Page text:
Interview: Funeral For A Friend | NARC. | Reliably Informed | Music and Creative Arts News for Newcastle and the North East

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It’s been almost fourteen long years since Funeral For A Friend burst out of Bridgend, South Wales back in 2001, redefining the landscape of the British rock scene with their visceral post-hardcore. Their 2003 debut full-length Casually Dressed And Deep In Conversation is still hailed as a landmark of the early noughties UK ‘screamo’ sound, and despite dealing with a great deal of adversity over the years, Funeral For A Friend are still standing proud.

Veterans of the British rock scene and one of the last bands of their era still standing, Funeral For A Friend are about to release their seventh full-length record Chapter And Verse in January 2015. Following on from 2013’s Conduit, an urgent, aggressive record which silenced the naysayers who questioned the band’s ability to still pack a punch, Chapter And Verse is Funeral For A Friend’s most self-assured effort to date. To mark the release of Chapter And Verse, the band will embark upon a UK headline tour, stopping by Newcastle’s Riverside on Monday 19th January.

Vocalist Matthew Davies-Kreye and guitarist Kris Coombs-Roberts took some time out to tell us a little about their new record and their memorable musical career…

 

Linsey Teggert: Chapter and Verse is perhaps your most politically charged record yet, can you tell us about the main lyrical themes?

Matthew Davies-Kreye: Well, the themes are equal parts social, political and personal. Ranging from the wealth gap between the classes to my grandfather and the time that I tied my brother to a tree in the woods for a few hours…so it’s pretty broad.

LT: How has your sound has evolved from previous record Conduit to Chapter and Verse?
M D-K: We went from an angry face to a happy face; that really was the evolution between these two records.

LT: The new record was recorded in just two weeks, which seems like a relatively short time period. How does this compare to the time it took to record your previous work? Was there a different recording process for Chapter and Verse?

Kris Coombs-Roberts: Two weeks is a very quick turn around but it felt great to work under the pressure of such a close deadline. We wanted to make an honest album, a record that sounds like it’s being played by human beings, not a soulless record that’s been constructed in a laboratory letting the computer do all the work. We’ve always been an honest band and have always strived to write and record music that best represents what we believe in; we’re not believers in auto tune and flawless playing. So with this album we wanted to push it as close to being as live as possible and I think it’s better for being recorded so quickly.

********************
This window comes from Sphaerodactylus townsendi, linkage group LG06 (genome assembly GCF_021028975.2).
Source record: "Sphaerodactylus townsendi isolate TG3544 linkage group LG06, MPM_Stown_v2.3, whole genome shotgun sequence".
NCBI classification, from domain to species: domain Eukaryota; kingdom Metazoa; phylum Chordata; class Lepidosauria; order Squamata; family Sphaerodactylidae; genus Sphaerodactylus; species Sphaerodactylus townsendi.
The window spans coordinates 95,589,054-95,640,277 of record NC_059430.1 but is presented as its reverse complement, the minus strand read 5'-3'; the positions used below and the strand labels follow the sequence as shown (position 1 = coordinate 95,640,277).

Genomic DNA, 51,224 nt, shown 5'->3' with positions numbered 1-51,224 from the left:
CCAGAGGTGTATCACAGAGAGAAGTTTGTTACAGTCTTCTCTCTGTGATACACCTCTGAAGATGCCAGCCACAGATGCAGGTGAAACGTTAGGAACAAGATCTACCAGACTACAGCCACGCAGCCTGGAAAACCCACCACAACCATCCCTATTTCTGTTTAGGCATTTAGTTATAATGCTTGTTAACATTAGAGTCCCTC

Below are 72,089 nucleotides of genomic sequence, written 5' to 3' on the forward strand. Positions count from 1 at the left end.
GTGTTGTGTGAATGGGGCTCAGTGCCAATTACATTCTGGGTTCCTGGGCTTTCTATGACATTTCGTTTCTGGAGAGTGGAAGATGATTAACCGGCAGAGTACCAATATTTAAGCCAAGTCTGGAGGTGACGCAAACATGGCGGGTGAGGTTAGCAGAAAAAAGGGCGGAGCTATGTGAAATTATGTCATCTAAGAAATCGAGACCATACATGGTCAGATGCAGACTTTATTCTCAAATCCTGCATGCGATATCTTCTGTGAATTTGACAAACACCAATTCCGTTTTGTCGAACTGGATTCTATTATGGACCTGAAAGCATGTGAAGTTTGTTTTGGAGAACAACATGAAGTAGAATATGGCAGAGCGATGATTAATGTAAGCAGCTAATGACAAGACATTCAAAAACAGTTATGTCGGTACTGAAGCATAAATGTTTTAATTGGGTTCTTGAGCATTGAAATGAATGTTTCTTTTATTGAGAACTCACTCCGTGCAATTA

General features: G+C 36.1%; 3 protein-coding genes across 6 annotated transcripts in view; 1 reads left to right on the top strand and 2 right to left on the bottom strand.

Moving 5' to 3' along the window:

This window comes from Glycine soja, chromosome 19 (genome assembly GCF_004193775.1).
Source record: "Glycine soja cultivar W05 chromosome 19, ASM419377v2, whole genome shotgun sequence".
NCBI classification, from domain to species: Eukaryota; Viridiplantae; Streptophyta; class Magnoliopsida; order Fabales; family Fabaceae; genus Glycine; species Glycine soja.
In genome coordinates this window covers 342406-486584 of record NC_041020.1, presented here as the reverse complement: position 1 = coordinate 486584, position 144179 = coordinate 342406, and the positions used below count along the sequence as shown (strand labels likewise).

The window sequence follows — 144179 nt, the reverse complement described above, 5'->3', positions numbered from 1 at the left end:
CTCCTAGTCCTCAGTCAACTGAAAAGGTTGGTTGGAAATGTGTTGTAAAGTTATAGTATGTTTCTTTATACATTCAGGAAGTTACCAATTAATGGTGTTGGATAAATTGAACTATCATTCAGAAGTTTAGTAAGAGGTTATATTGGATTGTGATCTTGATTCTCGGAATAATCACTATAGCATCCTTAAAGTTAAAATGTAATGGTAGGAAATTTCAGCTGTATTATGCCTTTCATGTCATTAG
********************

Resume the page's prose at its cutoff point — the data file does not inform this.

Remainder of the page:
LT: What would you cite as the main musical influences behind Chapter and Verse? The last track on the record, ‘The Jade Tree Years Were My Best’ references legendary record label Jade Tree. Has the Jade Tree roster influenced your sound on the new record?

M D-K: I think this would be different depending on who you ask but for me I’m a huge fan of the Jade Tree back catalogue and it’s always been a really big influence. Bands like Swiz, 4 Walls Falling, Lifetime, Promise Ring, Kid Dynamite etc. These bands have always been with me since my late teens so it’s kind of a full circle feeling that they massively influenced my approach with Chapter and Verse.

LT: A lot of your fans have grown up with Funeral For A Friend. Do you find that your audience largely consists of a loyal old school fan base, or do you think you still attract new fans?

K C-R: It’s a mixed bag to be honest. There are faces that I recognise in our audience who I feel like we’ve watched grow up and who’ve always been with us and then there are people who say they’ve just found us. So it’s neither fully one or the other.

LT: With various line-up and record label changes over the last few years, did you ever think about throwing in the towel, or has that never been an option?

K C-R: We love what we do and we believe in the music we’re writing. Most people wouldn’t walk out of a job they love because their boss changes or best friend leaves, and this is exactly the same for us. We love what we do and it means everything to us. So no, it hasn’t.

LT: Having had such a long career, can you still pick out the most memorable moments of being in FFAF thus far?

K C-R: For myself, one of the clearest and best memories I have is our first rehearsal with Matt when we wrote 10:45 Amsterdam Conversations and his voice just blew me away. It made me believe that this band could become something more than a hobby.

LT: What does the future hold for FFAF? Can you see yourselves continuing for a long time to come?

K C-R: Nobody can answer that. We’re happy with what we’re doing and we love the album we’ve just made, so I’d like to enjoy the moment and worry about the future when it comes.

Funeral For A Friend release Chapter and Verse via Distiller Records on Monday 19th January 2015. They also play Riverside, Newcastle on Monday 19th January.

 

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